TAIPEI (Taiwan News) — After confirming that three items in its archive had been damaged, the National Palace Museum has released more details about the incidents, including photos of the broken porcelain pieces.
Legislator Chen I-shin (陳以信) on Friday morning (Oct. 28) accused the museum’s Director Wu Mi-cha (吳密察) of attempting to cover up the first time the Palace Museum has broken a national treasure. While the museum and Wu denied they had tried to hide the news, they admitted that three pieces of porcelain in its archive were broken.
In a press conference, Wu said on Feb. 3, 2021 and April 7, 2022, while staff members were organizing artifacts, they discovered upon opening packages that a Ming dynasty (1368-1644) “yellow teacup with two green dragons” and a Qing dynasty (1636–1911) "yellow teacup with dragon pattern” were damaged. Additionally, on May 19, 2022, due to staff mishandling, a Qing dynasty “blue-and-white floral plate” fell and broke.
Wu said after the three incidents, his staff had immediately notified him, and he launched investigations in response. He claimed that relevant information was classified to protect evidence rather than to hide it, because “after the incident occurred, if we didn’t preserve evidence and allowed people to view and hold artifacts at will, what would be the consequence?”
When pressed for details, Wu said he was unable to release photos due to the ongoing investigation. Regarding the mishandling of the “blue-and-white floral plate,” he said a senior staff member had placed the item on a 100-centimeter-high work station.
The plate fell onto a carpeted floor and broke into several pieces “like a bowl would.”
As for the two teacups that were broken, Wu said the museum was not able to find anyone responsible after checking up to 10 years’ worth of surveillance footage. This led him to believe that they broke due to unsatisfactory storage methods.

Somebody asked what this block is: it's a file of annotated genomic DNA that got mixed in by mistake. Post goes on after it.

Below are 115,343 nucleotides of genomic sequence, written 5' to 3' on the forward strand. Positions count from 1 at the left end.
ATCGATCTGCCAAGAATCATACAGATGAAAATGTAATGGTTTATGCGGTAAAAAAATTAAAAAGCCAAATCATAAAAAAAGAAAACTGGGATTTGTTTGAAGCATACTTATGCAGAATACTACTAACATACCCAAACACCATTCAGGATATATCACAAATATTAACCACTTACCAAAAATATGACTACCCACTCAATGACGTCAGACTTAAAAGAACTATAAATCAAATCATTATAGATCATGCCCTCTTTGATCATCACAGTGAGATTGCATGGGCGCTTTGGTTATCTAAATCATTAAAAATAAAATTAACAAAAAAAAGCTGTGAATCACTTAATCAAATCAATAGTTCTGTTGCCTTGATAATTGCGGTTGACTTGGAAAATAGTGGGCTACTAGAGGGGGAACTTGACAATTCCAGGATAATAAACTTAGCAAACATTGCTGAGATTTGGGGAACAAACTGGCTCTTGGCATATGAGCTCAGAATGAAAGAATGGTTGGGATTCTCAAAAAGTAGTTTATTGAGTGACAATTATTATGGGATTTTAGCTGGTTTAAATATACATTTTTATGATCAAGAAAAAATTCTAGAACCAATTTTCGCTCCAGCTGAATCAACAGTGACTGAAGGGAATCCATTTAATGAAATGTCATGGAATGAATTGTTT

“There are always empty spaces in a box containing porcelain pieces, which makes breaking them easy when the box is moved. When (the boxes) came from China, they were stuffed with hay. In Taiwan, some hay was replaced with shredded wood, then with cotton,” Chen said. “Still, items may move and knock into things when moved, so we should place each item individually in boxes and use cushioning materials for storage to ease the problem.”
Wu said the three broken artifacts had never been put on display and were not insured. He estimated that the value of the items did not exceed NT$2.5 billion (US$77.85 million).
He added that the artifacts were not insured because they had not been appraised. Had they been appraised, insurance policies would have cost a lot, which was why artifacts would only be insured if they were to be shipped out for exhibitions.
As for why the museum did not announce the news about the broken artifacts, Wu said the broken pieces were classified as “ordinary artifacts” and not “important artifacts” or “national treasure,” which was why the incidents did not warrant public announcements. The museum had been waiting to confirm liabilities before reporting that the “blue-and-white floral plate” had been broken due to mishandling.
Wu said he has been working to upgrade storage methods and “replace boxes with shelves” since he took office, setting aside a budget for 2023 to improve porcelain archive packaging. He added that he has also been improving the museum’s information management system, upgrading it to one with a computerized management, access, viewing, and condition recording system.